“What this project is, it’s not about nostalgia, we are trying to work at what can be done now. We’re trying not to look backwards, I think.” Liam Gillick, artist of the “So It Goes” New Order show.
This phrase can probably be applied to the whole “New Order: Decades” documentary. Although there’s a lot of discussion about New Order and Joy Division, their influence on the music scene and their history, this is always done as a comparison to the present. That’s what makes this film so great. It’s not another biographical documentary. Those have already been done with Joy Division (2007) and New Order Story (1993) anyway. It’s more an exploration of what the band is all about today, and how the past has shaped them.
The spine of the film is the band’s innovative live performance in Vienna in 2018. “So It Goes” was a show created for the Manchester International Festival in 2017, a festival that supports “think outside the box” acts. New Order had the idea of playing a live concert including one extra member: a “synth orchestra”, compiled of 12 students from the Royal Northern College of Music, one of the greatest music education establishments based in Manchester. And as if this musical surprise was not enough, the artist Liam Gillick was summoned to design and construct the visuals of the performance.
The result is absolutely captivating. Listening to tracks like “Plastic” or “Sub-Culture” in a different arrangement while admiring the structure of boxes that contain each individual synth player, with lights and more surprises that we won’t reveal, is an extraordinary experience.
We can only be jealous of the people that could actually witness this live performance at one of the three times it happened overall (Manchester, Turin and Vienna). During the film, the parts of the performance are integrated into the narration, providing some thinking space, time to take it all in and get yourself ready to move on to the next chapter.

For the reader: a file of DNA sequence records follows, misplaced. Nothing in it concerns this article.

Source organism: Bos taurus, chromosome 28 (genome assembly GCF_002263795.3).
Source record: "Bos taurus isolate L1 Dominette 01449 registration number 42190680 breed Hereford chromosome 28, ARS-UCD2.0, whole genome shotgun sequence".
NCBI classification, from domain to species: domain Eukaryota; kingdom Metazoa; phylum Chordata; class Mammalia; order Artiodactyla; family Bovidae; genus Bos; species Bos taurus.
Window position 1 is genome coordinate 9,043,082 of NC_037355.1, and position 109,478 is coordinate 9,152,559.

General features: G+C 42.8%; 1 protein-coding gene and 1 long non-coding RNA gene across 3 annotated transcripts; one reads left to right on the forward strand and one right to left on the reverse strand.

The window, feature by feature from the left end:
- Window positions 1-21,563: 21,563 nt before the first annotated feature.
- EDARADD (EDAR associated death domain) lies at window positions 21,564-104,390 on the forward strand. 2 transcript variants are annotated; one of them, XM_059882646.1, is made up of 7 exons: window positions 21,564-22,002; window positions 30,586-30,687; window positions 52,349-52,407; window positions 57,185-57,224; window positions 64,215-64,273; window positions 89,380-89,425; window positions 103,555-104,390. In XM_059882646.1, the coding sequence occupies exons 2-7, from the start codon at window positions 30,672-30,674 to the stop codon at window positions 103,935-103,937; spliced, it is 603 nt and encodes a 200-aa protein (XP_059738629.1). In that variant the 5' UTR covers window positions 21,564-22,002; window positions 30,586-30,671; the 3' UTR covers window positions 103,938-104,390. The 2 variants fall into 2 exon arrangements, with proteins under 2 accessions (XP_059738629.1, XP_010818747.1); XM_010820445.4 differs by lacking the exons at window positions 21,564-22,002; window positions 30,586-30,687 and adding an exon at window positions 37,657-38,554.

And the chapters are many. Starting with a bit of band history, moving on to the difficult process of choosing the songs for the Manchester performance, rearranging the musical compositions for the synth orchestra, talking about the technical difficulties and the artistry behind the set. But the documentary goes even further, touching upon the history of the music scene of Manchester and how New Order might be the driving force behind its rise to fame. Every new subject is introduced in such an organic way, always coming back to the “So It Goes” performance, rehearsals and behind the scenes, peaking with a moving final performance of “Decades”.
Part documentary – part live performance, “New Order: Decades” is a film that’s not only targeted to the band’s fandom. It’s a film about art, about daring to explore and stepping outside of your comfort zone. And it’s of course a film that will have you rocking your head back and forth in sync with the performance, even if this is the first time you’re hearing the songs.